Flip-Flop

March 31, 2016

Released July 2003

Following very successful storytelling format experiments with ‘Doctor Who and the Pirates’ and ‘Creatures of Beauty,’ Big Finish continues to toy with expectation with Jonathan Morris’s ‘Flip-Flop.’ Advertisements for the story make it abundantly clear that either disc of two episodes can be listened to first and still create an organised and sensible story. Big Finish even takes the additional step of packaging each disc in a separate case to further drive this point home, and so the question remains if the planet Puxatornee- as the Seventh Doctor and Mel arrive to find a once-thriving human colony struggling to survive- is on the brink of extinction or a place where the alien Slithergees have covertly infiltrated important positions. Perhaps it is both.

To make this concept work, Morris focuses on alternate realities, examining the effects of Puxatornee’s President Bailey both living and dying at a certain point in time. Sequences on both discs develop similarly, but it’s the perception of characters that changes depending on which disc is listened to first as they and events are cast in a slightly different light on each. In some respects there are similarities with ‘Creatures of Beauty’ in that, even though the Doctor and Mel experience events cohesively throughout, their time traveling means that events on Puxatornee occur non-linearly, and so the concluding resolution actually happens quite early. This allows Morris to bypass the circular nature of the ending of each disc leading right into the other but also lends an air of bleakness to events as the Doctor’s intervention cannot change the inevitable ruin of Puxatornee.

Related to that concept, the story also intriguingly showcases how experiencing and living in two different Puxatornee environments affects the characters, primarily Stewart and Reed played effectively by Audrey Schoellhammer and Francis Magee. In the timeline with the humans in control, they are high-ranking security officers; in the timeline with the Slithergee in control, they desperately try to get their planet back while attacking the invaders and their collaborators. The duo does a good job in succinctly differentiating themselves from their alternate counterparts, but it also allows each to express disgust over the actions their counterparts have taken without knowing that they themselves are responsible as the story comes full circle.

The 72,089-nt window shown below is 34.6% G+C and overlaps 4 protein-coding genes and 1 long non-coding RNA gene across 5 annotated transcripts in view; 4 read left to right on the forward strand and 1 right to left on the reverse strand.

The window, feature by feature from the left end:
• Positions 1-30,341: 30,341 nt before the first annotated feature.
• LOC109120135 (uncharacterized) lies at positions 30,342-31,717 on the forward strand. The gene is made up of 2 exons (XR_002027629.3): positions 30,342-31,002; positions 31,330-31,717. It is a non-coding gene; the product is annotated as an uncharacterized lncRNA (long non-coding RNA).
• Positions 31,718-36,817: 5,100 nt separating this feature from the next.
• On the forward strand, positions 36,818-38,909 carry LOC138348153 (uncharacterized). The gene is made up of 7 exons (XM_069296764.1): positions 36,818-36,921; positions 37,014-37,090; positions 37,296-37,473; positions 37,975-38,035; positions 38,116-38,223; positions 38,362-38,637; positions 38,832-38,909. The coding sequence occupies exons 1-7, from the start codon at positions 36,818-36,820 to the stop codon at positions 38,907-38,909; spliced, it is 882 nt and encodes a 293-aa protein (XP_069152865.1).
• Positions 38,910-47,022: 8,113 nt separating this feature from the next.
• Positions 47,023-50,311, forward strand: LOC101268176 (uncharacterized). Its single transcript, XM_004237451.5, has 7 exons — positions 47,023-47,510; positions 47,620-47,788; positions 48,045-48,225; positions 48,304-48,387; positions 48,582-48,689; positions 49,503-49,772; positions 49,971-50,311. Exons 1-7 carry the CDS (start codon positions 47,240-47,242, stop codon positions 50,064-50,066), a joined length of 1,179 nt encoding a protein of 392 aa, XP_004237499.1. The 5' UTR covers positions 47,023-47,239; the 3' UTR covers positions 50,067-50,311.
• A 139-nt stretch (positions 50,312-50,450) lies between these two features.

The events here give credence to the Doctor’s warnings that time cannot be changed on a whim, and sadly it’s the human colonists who discover this as they try to change their past, only to cause the problematic development themselves. The Slithergees also prove to be a rather unique alien menace as it is revealed that they became part of Puxatornee society by acting as a weak minority that needed protection. As President Bailey continues to meet their wants, they gain so much persuasiveness that their desires begin to trump the humans’. The presence of their battleships that could be used are their desires not meant adds an extra and appreciated level of threat to what Mel describes as visually impaired invertebrates. Bailey played by Pamela Miles and Mitchell played by Richard Gibson also give solid performances as they prove instrumental in setting the events of each disc in motion depending on the response to the Slithergee.

‘Flip-Flop’ benefits from strong performances from each of its performers, and though events and dialogue are understandably repetitive in some cases, there is enough variation and intrigue to keep it from becoming overbearing. Likewise, setting the story during Christmas is a clever concept as it allows Mel to remark on the difference in opinion toward this day in the different timelines, in one as a day of retribution for the dead President and in the other as an insult to Slithergee beliefs. McCoy and Langford play off each other extremely well, and it’s their presence and great dialogue both between themselves and toward other characters that keep ‘Flip-Flop’ from becoming too complex. This is another shining example of a fresh and clever spin on the Doctor Who license.

Wrap Up

Flip-Flop

Pros

  • + Clevevr concept of two stories intrinsically linked to each other
  • + McCoy and Langford together for most of the story and both help to make sense of the complex events
  • + Timelines and the characters in each sufficiently different in tone

Cons

  • - Some situations and dialogue understandably repetitive

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